The Time is Now to Negotiate with North Korea

The Time is Now to Negotiate with North Korea

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First the life and now the death of South Korea’s activist turned President Kim Dae-Jung has opened the door to peace in Korea.

Kim Dae-Jung authored the “sunshine policy,” which resulted in the June 2000 landmark summit between the leaders of North and South Korea — the first meeting since the country was divided in 1945. For over ten years, the “sunshine policy” significantly reduced military tensions on the Korean peninsula, opened the door for thousands of family members in divided Korea to meet in powerful and tearful reunions, and gave birth to real hope that reunification was not only possible, but inevitable. In over six decades of division, the “sunshine policy” represents the most peaceful and productive stretch of relations between North and South Korea, and justifiably earned former President Kim the Nobel Peace Prize.

With the death of Kim Dae-Jung last Tuesday, North Korean leader Kim Jong-Il sent a high-ranking delegation to Seoul to offer condolences and pay respects to the late former president, who had tirelessly advocated for cross-border reconciliation. This moment of national Korean unity through shared grief offers a new window for the Obama administration to improve relations with North Korea through diplomatic engagement.

In recent weeks, Pyongyang has shown a softening of tone with both South Korea and the U.S. On Monday, Kim Jong-Il expressed an interest in holding an inter-Korean summit between the two leaders. North Korea also recently announced that it will resume the operation of a cross-border cargo train and will lift travel restrictions from the South to the joint industrial zone in the North. Diplomatic overtures offered by the Obama team to North Korea earlier this month were also met with a warm reception. Former U.S. President Bill Clinton’s mission to the country secured the release of the two detained American reporters — Laura Ling and Euna Lee — who had crossed onto North Korean soil without permission. The visit was a global demonstration that U.S.-North Korea diplomacy has the potential to yield results.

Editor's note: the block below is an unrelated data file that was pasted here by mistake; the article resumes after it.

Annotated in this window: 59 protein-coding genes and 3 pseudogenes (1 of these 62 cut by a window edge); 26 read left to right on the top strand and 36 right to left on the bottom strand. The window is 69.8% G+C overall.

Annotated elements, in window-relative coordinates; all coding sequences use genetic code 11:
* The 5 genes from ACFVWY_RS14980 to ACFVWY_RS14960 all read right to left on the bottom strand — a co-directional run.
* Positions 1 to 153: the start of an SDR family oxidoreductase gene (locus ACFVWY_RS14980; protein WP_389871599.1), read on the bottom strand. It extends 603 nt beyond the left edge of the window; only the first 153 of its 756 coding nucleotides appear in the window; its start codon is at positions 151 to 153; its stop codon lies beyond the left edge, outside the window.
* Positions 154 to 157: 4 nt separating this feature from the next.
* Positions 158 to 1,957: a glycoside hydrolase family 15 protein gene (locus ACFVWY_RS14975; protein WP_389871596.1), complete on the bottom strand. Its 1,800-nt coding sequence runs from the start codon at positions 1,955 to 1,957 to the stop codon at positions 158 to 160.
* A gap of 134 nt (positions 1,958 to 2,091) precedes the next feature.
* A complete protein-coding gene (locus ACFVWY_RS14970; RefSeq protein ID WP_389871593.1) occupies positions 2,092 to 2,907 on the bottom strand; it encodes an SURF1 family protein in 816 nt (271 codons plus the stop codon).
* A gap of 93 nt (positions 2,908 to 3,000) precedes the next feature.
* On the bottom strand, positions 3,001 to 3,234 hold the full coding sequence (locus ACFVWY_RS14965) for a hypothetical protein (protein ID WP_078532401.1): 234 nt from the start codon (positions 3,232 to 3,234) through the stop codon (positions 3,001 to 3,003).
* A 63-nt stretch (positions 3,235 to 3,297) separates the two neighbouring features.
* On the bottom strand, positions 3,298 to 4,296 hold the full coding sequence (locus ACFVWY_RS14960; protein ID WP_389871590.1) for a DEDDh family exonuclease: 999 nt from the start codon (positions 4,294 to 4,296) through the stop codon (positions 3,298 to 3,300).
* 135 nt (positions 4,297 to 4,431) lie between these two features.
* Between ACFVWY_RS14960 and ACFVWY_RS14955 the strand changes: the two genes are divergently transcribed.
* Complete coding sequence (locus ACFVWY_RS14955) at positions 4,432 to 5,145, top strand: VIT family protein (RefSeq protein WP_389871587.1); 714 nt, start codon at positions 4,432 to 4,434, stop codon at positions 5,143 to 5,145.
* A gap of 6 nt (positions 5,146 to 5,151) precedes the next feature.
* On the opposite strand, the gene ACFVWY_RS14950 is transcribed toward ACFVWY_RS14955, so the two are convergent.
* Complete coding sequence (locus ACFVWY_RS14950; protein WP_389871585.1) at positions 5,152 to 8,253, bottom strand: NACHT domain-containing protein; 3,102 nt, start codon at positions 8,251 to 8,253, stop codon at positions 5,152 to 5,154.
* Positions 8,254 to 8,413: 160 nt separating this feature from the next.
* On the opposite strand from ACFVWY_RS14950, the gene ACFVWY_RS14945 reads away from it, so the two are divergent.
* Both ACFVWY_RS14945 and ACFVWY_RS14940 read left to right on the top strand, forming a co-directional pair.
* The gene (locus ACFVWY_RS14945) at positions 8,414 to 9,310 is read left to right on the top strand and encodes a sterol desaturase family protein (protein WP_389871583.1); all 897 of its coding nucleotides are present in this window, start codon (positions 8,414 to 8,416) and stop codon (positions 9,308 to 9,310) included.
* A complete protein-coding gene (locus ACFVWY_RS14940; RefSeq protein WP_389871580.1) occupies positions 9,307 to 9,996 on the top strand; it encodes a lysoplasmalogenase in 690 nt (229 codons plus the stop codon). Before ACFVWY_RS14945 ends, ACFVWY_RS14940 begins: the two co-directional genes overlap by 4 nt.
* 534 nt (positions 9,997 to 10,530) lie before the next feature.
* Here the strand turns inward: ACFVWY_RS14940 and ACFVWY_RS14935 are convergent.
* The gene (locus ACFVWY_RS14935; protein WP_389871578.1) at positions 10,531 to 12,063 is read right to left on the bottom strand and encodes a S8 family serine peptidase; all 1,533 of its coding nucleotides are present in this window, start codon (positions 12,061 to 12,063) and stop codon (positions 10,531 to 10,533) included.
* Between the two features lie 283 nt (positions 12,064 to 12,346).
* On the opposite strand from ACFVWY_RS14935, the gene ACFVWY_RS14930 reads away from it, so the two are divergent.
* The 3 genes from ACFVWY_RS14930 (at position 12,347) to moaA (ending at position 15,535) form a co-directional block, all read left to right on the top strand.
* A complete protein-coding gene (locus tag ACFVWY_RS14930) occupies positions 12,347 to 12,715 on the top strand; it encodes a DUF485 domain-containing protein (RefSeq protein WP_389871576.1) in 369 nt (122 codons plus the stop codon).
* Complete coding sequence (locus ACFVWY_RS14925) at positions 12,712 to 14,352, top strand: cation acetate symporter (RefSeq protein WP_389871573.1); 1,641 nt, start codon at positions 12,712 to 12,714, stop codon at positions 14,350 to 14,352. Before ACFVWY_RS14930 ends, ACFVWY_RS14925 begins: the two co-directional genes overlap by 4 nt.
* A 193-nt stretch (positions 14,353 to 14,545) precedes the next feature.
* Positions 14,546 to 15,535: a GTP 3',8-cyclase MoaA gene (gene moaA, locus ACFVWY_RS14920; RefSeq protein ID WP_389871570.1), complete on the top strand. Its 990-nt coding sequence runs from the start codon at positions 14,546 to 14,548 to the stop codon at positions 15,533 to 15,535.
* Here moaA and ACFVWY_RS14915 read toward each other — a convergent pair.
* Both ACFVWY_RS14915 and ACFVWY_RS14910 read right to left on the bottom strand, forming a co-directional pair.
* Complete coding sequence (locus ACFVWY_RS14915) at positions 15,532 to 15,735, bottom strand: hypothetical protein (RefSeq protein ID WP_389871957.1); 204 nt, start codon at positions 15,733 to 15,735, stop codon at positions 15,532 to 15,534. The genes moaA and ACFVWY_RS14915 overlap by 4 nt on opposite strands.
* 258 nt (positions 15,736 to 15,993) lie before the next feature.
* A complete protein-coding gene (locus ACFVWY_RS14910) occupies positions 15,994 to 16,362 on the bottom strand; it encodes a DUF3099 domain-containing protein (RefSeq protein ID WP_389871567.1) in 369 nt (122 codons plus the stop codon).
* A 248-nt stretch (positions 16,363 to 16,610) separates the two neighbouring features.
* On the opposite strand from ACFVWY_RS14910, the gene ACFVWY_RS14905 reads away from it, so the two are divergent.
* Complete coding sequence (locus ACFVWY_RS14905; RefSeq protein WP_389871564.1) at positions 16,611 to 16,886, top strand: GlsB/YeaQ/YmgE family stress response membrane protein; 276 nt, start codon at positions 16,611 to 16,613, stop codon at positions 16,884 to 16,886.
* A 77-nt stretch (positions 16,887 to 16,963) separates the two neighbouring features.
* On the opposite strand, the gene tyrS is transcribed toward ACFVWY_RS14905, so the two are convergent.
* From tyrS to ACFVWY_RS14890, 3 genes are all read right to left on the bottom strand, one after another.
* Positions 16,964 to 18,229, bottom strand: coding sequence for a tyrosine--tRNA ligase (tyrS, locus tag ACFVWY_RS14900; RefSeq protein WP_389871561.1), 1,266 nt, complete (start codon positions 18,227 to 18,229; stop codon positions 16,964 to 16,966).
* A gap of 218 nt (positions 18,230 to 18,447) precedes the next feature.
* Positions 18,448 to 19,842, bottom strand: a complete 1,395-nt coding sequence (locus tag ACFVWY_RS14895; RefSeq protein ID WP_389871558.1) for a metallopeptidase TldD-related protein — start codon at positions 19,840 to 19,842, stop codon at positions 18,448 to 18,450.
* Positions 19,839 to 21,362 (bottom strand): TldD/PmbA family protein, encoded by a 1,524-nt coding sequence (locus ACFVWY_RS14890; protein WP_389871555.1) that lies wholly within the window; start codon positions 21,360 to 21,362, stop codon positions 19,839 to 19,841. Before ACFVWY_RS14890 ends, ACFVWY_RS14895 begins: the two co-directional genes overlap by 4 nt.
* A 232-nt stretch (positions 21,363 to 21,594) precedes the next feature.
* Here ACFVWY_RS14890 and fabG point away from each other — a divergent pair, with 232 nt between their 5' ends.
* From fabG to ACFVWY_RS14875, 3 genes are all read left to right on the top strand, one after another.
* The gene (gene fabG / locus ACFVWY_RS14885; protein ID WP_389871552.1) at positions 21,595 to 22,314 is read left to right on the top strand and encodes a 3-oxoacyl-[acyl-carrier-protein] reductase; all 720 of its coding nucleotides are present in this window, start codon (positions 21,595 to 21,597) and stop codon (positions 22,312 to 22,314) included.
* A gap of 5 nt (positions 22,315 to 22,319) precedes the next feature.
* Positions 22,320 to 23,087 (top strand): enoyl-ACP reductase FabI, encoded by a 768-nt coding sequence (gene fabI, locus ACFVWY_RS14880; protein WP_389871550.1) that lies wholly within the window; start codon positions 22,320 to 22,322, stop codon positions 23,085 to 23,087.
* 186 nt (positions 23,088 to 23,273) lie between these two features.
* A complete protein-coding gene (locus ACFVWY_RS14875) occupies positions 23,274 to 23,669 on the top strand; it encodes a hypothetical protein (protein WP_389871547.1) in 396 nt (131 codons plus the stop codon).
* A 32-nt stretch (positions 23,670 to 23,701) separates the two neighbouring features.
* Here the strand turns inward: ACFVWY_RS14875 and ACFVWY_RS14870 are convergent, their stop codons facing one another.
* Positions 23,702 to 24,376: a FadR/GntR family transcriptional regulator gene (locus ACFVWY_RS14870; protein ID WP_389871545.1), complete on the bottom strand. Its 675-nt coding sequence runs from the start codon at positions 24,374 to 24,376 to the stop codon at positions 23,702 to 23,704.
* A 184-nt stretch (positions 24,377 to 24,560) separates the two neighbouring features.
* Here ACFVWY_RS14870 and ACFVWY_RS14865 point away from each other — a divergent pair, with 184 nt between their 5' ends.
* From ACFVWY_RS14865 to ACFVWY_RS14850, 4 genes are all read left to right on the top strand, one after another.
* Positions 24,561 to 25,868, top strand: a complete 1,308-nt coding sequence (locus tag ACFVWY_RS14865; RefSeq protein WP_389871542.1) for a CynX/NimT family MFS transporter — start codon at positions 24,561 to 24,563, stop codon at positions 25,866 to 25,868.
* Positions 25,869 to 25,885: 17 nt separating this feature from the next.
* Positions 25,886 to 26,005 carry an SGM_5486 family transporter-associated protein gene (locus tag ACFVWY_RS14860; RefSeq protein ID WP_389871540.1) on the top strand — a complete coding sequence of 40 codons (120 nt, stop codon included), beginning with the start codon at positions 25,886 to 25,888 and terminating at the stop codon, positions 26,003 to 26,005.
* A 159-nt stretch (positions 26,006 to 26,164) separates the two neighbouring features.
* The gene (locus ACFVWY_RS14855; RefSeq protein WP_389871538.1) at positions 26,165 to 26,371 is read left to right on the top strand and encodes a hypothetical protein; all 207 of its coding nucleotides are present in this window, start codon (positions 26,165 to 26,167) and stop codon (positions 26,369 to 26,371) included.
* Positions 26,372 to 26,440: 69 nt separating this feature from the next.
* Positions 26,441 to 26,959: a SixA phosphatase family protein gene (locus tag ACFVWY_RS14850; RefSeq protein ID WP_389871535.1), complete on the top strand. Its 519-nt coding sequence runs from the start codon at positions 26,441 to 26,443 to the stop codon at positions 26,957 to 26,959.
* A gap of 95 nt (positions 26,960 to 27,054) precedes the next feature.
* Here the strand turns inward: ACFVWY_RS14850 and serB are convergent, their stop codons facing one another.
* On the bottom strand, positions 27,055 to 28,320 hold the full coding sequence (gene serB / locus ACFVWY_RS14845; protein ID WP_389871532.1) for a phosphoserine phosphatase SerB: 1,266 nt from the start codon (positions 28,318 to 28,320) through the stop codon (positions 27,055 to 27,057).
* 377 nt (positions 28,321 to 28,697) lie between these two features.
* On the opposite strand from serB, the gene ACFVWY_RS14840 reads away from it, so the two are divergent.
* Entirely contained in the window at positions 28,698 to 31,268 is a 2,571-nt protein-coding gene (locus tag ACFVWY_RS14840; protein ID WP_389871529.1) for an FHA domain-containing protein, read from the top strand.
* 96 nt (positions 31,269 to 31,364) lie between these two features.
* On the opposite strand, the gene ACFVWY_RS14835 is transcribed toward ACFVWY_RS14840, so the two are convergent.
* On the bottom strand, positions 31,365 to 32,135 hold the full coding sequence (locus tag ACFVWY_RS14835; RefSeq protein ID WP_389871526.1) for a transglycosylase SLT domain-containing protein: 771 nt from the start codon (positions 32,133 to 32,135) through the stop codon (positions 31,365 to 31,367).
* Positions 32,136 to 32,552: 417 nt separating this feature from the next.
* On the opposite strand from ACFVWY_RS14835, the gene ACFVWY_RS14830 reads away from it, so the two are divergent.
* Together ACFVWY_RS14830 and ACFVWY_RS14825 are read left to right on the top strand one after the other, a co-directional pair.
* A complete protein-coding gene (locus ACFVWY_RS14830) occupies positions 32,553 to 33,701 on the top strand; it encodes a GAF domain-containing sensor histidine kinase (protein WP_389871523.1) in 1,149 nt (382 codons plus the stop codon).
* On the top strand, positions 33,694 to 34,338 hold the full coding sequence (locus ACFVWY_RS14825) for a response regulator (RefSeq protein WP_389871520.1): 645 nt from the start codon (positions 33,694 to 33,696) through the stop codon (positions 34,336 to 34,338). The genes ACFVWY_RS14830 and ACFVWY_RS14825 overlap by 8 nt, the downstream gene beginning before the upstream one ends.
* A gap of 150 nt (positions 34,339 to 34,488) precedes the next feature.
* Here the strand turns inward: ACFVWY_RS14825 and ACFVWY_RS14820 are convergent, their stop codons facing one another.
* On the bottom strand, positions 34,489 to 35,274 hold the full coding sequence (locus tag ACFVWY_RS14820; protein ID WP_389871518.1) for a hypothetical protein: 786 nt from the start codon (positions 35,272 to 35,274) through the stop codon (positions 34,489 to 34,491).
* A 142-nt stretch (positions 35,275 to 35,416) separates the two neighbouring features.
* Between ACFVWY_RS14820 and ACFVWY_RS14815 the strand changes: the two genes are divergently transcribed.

Indeed, diplomacy has undeniably worked in the past. During the Clinton administration, a policy of engagement led to eight years of freezing Pyongyang’s nuclear weapons program and a moratorium on ballistic missile tests. While Clinton pursued a strategy that brought North Korea to the negotiating table, George Bush enacted a hard-line approach and ignored the previous administration’s diplomatic advances. North Korea responded by restarting its nuclear weapons program and launching its missiles. Whatever the critics of diplomacy say, no one can doubt that the North Korean nuclear program took a huge leap forward only after Washington stopped talking seriously with Pyongyang.

We are at a dangerous moment in relations with North Korea. President Obama appears to favor the same “tough guy” approach that Bush realized too late would not work. Obama’s position that total denuclearization must come as a precondition to normalizing relations will indefinitely stalemate negotiations, just as it did under Bush, and tension will continue to rise. Ambassador Stephen Bosworth, the U.S. special representative for North Korea policy, recently testified in Congress that if Pyongyang does not satisfy Washington’s outlined preconditions, the U.S. will “take defensive measures to bring significant pressure to bear for North Korea to abandon its nuclear and missile programs.” Last month, several U.S. Senators, led by Senator Sam Brownback of Kansas, introduced legislation that would re-designate North Korea as a state sponsor of terrorism, reactivate additional economic sanctions, and increase support to an already bloated South Korean army.

A cornerstone of the Obama administration’s language around foreign policy has been to engage with states that are fundamentally different than the U.S. With North Korea’s recent softening of tone, let’s hope the Obama administration recognizes the need to change course with North Korea, and goes back to the future — the time is now to engage and establish a lasting peace treaty on the Korean peninsula.

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Haeyoung Kim is a Fellow with the Korea Policy Institute.

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